Published: May 20, 2013
Summer vacation has arrived for many students in the Pikes Peak region, so it won't be long until families are flocking to the high country on camping trips. To ensure your trip is a smooth, successful voyage, here are some tips shared by Out There readers:
- Set up a tent in your backyard - or living room, even - for your first trip. You can get the kids to help you, if they're old enough, and everyone can practice the routine of campstove cooking, singing camp songs, no TV or video games and "lights out." (Be sure to fire up the campstove outside, for safety.)
- Plan your first camping trips with extended family or friends to ensure there are other kids around and adults to lend a hand and to make camping "normal."
- Don't travel too far from home for your first trip, in case someone has a total meltdown. And don't consider it a "failure" if you bail. Just learn from the experience and try again.
- Consider staying in a designated campground with picnic tables, grills, showers and bathrooms. You can wean yourself away from these conveniences as your camping confidence grows.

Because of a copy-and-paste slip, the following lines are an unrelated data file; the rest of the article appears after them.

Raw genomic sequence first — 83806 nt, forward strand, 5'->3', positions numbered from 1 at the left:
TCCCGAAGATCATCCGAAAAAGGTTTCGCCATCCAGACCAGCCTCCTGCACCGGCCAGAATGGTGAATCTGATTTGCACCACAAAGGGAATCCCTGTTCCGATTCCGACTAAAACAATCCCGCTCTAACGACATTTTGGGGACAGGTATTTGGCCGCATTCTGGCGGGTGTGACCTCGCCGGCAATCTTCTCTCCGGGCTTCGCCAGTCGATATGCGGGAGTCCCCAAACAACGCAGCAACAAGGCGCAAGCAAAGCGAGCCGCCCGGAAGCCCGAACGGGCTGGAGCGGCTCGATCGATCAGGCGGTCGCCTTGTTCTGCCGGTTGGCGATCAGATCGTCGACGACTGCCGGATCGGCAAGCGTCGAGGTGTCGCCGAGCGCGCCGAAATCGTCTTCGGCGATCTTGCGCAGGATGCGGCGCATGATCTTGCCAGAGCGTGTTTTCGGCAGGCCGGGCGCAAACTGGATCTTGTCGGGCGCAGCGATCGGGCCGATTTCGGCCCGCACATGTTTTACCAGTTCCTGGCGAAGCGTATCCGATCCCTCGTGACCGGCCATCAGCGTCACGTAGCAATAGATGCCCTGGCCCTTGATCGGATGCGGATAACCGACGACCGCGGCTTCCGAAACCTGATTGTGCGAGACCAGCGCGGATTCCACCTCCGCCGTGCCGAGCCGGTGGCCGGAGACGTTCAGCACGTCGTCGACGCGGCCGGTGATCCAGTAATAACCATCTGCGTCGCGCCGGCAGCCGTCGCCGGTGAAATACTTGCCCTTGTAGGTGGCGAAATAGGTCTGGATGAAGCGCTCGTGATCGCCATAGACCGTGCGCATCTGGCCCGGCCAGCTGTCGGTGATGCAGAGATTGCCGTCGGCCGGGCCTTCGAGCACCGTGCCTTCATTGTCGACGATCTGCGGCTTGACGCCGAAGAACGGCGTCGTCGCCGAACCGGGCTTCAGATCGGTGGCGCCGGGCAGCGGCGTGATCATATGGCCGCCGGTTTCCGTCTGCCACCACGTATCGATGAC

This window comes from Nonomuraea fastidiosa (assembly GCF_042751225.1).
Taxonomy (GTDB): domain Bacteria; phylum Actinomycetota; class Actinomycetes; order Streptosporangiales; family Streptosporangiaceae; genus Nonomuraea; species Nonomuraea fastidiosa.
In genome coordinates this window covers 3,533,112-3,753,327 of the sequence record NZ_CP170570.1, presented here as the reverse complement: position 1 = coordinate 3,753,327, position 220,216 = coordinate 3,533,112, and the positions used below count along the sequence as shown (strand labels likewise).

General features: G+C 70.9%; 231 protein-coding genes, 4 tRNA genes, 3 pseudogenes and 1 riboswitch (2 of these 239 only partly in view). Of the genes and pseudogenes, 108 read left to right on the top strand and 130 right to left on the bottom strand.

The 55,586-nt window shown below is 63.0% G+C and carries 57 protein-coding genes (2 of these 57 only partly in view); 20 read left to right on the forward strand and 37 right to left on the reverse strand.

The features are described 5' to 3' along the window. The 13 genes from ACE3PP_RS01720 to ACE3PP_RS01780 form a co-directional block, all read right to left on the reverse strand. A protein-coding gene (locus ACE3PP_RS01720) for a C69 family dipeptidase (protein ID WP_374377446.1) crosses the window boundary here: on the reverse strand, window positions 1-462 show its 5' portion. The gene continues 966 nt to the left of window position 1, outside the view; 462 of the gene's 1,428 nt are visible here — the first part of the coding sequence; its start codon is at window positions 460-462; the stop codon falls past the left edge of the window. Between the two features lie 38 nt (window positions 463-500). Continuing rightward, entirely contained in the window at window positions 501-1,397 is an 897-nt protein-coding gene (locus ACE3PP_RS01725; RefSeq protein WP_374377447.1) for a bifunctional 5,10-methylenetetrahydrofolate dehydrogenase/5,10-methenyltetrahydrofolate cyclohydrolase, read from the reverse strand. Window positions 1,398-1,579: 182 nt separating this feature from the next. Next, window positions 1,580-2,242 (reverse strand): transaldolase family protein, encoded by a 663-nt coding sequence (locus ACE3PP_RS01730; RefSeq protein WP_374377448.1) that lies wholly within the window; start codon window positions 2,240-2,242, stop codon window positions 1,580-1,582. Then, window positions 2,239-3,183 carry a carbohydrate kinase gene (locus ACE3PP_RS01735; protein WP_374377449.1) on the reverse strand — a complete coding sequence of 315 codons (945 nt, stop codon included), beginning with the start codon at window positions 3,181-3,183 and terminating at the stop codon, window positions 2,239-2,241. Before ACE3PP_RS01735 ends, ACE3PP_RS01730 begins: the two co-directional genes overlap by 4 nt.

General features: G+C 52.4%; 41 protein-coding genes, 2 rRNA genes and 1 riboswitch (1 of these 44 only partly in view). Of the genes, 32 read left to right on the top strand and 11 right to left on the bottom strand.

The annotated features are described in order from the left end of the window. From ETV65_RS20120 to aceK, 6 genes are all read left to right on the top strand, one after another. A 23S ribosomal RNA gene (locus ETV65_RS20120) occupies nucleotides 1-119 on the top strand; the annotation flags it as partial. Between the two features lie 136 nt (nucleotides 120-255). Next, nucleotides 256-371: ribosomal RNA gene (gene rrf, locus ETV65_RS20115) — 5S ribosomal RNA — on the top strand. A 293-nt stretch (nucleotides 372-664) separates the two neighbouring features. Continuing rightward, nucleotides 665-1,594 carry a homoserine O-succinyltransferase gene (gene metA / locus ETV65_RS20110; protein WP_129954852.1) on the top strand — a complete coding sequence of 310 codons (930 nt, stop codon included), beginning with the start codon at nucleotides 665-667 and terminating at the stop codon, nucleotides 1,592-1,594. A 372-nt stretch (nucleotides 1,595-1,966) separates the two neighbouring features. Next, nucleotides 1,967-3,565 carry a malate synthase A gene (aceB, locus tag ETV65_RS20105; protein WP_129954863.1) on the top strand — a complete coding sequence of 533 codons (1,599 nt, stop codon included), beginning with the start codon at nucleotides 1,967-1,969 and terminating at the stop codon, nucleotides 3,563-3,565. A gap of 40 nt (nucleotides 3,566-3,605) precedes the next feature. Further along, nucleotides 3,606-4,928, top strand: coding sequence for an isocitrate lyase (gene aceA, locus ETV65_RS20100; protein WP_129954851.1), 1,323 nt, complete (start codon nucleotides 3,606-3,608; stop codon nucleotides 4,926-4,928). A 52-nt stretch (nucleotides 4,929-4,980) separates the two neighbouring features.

- Let your kids take small toys - action figures, cars, plastic animals - they can play with in the dirt.
- Explore the campground and beyond with your kids. Familiarize older kids with its layout so they can navigate a trip to the bathroom by themselves. Take books to help you identify flowers, animals and constellations.
- Take advantage of a campground's nature hikes or talks. Let your kids sign up for the Junior Ranger program.
- Take Frisbees, playing cards, games and musical instruments (plastic kazoos and harmonicas are fine). Play together.
- Make sure kids stay warm and dry. Pack as if it will rain.
- Let kids get dirty beyond all belief. They can take a long bath when they get home.
- Take them camping someplace they can fish - someplace they'll catch fish. It'll be more fun, and they'll want to do it again.
- Take bug spray, sunscreen and plenty of snacks and drinks.
- Take your bikes, scooters, skateboards. The kids will get more activity, and you probably will, too.
- Play charades, tell stories and sing around the campfire.
- Try geocaching. Your kids will enjoy the thrill of following "clues" (coordinates) to reach a "treasure" (a cache). If you're unfamiliar with geocaching, take a class. REI regularly offers classes in geocaching basics.